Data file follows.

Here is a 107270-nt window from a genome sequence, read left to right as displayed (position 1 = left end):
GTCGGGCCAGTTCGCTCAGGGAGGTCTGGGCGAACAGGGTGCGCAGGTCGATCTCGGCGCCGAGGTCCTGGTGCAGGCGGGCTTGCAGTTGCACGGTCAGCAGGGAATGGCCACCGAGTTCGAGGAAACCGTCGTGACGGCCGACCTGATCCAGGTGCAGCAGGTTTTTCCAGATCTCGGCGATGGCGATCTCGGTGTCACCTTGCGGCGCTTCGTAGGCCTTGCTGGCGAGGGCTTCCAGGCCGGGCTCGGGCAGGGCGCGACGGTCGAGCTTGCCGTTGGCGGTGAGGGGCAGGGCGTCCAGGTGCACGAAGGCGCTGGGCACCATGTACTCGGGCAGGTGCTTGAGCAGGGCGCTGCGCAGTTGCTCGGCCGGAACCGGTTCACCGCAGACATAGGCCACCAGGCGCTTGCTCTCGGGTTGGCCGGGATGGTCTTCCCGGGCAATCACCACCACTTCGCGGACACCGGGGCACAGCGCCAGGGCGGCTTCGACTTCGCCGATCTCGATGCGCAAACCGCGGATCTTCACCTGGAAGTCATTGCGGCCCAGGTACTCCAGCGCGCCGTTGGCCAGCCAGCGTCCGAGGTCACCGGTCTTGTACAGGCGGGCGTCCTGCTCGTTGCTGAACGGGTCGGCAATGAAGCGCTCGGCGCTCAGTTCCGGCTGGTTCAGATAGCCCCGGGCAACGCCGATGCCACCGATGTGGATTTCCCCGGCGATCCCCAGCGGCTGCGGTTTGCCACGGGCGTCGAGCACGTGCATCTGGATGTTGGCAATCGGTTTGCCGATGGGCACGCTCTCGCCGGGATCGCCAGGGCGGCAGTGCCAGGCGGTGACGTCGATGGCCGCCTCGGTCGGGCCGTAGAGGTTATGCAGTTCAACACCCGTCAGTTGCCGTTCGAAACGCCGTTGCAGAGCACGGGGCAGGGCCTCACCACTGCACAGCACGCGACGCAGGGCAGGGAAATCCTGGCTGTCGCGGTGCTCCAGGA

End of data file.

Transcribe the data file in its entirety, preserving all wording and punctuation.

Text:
Here is a 107270-nt window from a genome sequence, read left to right as displayed (position 1 = left end):
GTCGGGCCAGTTCGCTCAGGGAGGTCTGGGCGAACAGGGTGCGCAGGTCGATCTCGGCGCCGAGGTCCTGGTGCAGGCGGGCTTGCAGTTGCACGGTCAGCAGGGAATGGCCACCGAGTTCGAGGAAACCGTCGTGACGGCCGACCTGATCCAGGTGCAGCAGGTTTTTCCAGATCTCGGCGATGGCGATCTCGGTGTCACCTTGCGGCGCTTCGTAGGCCTTGCTGGCGAGGGCTTCCAGGCCGGGCTCGGGCAGGGCGCGACGGTCGAGCTTGCCGTTGGCGGTGAGGGGCAGGGCGTCCAGGTGCACGAAGGCGCTGGGCACCATGTACTCGGGCAGGTGCTTGAGCAGGGCGCTGCGCAGTTGCTCGGCCGGAACCGGTTCACCGCAGACATAGGCCACCAGGCGCTTGCTCTCGGGTTGGCCGGGATGGTCTTCCCGGGCAATCACCACCACTTCGCGGACACCGGGGCACAGCGCCAGGGCGGCTTCGACTTCGCCGATCTCGATGCGCAAACCGCGGATCTTCACCTGGAAGTCATTGCGGCCCAGGTACTCCAGCGCGCCGTTGGCCAGCCAGCGTCCGAGGTCACCGGTCTTGTACAGGCGGGCGTCCTGCTCGTTGCTGAACGGGTCGGCAATGAAGCGCTCGGCGCTCAGTTCCGGCTGGTTCAGATAGCCCCGGGCAACGCCGATGCCACCGATGTGGATTTCCCCGGCGATCCCCAGCGGCTGCGGTTTGCCACGGGCGTCGAGCACGTGCATCTGGATGTTGGCAATCGGTTTGCCGATGGGCACGCTCTCGCCGGGATCGCCAGGGCGGCAGTGCCAGGCGGTGACGTCGATGGCCGCCTCGGTCGGGCCGTAGAGGTTATGCAGTTCAACACCCGTCAGTTGCCGTTCGAAACGCCGTTGCAGAGCACGGGGCAGGGCCTCACCACTGCACAGCACGCGACGCAGGGCAGGGAAATCCTGGCTGTCGCGGTGCTCCAGGA